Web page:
News

New phishing toolkit lets you create fake windows in Chrome to steal credentials

A new phishing toolkit recently created by a security researcher allows anyone to create login forms using fake Chrome browser windows. Normally, these windows appear when the service makes the login available from the credentials of other accounts.

To access a Dropbox account, for example, the platform allows accessing the service account with an Apple or Google account.

Clicking on any of them will open a browser’s Single Sign-On (SSO) window, asking the user to enter the credentials to access the Dropbox account.

New phishing toolkit lets you create fake windows in Chrome to steal credentials

The windows are stripped down and only show the fields for entering the credentials, and at the top, an address bar shows the URL of the login form.

Even though the address shown in the bar is disabled in these SSO windows, the user is still able to use the displayed URL to verify the legitimacy of the google.com domain. In this way, it is possible to verify the legitimacy before entering the login data.

While not a new trick, these pre-made windows in the new toolkit are different from those created in the past using HTML, CSS, and JavaScript. In general, these seemed out of the ordinary, which allowed for arousing suspicion.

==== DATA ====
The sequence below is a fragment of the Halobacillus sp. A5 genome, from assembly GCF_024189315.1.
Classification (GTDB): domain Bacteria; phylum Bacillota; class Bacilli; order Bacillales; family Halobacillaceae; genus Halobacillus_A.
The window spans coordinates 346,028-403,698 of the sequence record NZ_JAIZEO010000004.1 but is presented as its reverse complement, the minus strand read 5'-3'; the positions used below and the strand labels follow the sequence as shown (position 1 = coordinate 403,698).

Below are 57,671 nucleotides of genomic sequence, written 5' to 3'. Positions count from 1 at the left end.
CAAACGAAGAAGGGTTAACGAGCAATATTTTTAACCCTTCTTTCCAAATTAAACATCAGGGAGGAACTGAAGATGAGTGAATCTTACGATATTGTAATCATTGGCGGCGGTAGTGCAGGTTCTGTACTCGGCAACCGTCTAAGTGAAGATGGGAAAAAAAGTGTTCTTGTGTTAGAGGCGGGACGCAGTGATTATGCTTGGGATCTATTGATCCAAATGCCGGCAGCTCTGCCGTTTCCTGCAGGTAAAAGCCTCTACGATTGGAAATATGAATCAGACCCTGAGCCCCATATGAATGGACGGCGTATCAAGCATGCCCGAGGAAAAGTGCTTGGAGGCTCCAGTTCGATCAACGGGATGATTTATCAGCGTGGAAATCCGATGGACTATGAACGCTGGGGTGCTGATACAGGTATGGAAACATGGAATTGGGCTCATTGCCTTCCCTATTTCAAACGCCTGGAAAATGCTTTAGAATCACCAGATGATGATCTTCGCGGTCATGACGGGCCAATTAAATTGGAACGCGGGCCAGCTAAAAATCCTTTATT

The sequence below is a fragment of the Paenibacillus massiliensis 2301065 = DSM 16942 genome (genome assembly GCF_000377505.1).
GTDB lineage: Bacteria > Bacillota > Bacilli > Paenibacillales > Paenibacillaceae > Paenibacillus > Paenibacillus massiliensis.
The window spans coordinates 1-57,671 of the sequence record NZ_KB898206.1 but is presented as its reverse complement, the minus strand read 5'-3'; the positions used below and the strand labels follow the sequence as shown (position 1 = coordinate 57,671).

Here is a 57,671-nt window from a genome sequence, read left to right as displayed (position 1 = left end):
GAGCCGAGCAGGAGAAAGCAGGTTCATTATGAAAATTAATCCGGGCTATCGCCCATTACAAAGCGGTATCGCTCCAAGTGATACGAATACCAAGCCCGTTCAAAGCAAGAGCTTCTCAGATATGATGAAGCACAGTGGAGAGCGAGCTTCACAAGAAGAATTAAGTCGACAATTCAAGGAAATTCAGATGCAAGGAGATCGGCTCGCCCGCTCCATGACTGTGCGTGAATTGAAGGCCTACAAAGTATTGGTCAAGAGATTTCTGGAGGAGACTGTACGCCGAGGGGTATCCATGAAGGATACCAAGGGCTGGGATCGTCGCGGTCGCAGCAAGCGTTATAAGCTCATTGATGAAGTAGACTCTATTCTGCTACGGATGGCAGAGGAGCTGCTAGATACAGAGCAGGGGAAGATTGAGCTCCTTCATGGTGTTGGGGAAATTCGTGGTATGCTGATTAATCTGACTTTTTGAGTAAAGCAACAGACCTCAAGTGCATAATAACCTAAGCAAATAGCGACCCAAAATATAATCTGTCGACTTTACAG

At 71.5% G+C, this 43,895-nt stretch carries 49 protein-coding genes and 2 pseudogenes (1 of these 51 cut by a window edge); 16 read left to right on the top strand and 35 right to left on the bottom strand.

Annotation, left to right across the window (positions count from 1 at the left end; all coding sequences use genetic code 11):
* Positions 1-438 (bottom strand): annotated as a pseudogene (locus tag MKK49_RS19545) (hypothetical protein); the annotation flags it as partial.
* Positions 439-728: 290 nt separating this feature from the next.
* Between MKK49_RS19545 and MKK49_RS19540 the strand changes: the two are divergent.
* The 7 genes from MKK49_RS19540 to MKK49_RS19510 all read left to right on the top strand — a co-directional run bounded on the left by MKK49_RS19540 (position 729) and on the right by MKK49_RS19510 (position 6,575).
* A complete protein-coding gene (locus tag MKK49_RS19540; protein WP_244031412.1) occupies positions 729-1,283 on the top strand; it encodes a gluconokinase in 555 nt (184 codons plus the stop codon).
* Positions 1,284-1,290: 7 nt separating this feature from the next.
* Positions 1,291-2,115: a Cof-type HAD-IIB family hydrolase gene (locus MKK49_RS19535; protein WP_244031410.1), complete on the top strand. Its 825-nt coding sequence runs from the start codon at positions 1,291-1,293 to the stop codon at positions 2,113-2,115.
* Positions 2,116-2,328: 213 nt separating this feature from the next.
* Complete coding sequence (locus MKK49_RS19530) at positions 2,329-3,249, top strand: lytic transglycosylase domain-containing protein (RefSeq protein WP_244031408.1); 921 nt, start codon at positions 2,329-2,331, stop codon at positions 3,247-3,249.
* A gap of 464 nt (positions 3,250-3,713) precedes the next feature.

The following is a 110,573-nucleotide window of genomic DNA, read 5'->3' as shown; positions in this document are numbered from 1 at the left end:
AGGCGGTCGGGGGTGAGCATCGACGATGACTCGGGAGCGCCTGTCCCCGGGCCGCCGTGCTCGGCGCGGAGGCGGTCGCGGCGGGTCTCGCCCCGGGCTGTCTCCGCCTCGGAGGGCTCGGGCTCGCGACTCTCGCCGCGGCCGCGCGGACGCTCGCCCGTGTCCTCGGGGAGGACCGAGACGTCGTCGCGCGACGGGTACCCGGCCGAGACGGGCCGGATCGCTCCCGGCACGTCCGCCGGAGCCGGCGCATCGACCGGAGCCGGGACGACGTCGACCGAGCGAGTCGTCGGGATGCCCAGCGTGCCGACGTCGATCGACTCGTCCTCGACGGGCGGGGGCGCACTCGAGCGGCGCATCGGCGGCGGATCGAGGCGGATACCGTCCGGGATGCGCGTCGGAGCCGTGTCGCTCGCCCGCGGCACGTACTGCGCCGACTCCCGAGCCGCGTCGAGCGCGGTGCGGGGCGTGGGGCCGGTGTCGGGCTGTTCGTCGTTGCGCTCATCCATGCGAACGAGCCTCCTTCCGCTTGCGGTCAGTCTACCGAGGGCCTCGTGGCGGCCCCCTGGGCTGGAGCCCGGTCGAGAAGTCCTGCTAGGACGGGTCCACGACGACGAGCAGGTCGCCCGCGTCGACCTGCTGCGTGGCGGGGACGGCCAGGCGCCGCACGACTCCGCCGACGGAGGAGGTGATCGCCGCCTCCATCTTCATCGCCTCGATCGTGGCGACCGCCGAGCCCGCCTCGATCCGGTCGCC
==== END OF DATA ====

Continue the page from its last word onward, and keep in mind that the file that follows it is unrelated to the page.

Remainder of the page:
Browser-in-the-Browser (BitB) Attack on Chrome

The new ‘Browser in the Browser (BitB)’ attack models were created by security researcher mr.d0x and made available by him on a GitHub account.

Basically, the attack creates fake popup windows inside legitimate browser windows (Browser in the Browser) to create convincing phishing attacks.

New phishing toolkit lets you create fake windows in Chrome to steal credentials

The templates created by mr.d0x hit Google’s Chrome browser for Windows and MacOS, with dark and light mode variants.

According to the researcher, the templates are very simple to use to create convincing windows in Chrome to display unique login forms on any online platform. “The redteamers (or group of pentesters) can simply download the templates, edit them to include the URL and title of the desired window, then use an iframe to display the login fields,” mr.d0x explained to BleepingComputer.

There is also the option to add HTML to the login form directly to the template, however, it would be necessary to align the form properly using CSS and HTML, warns the researcher.

Google Chrome

Image: slyellow/Shutterstock

Models are available at researcher account on GitHub for those interested in testing.

Related Articles

Leave a Reply

Your email address will not be published.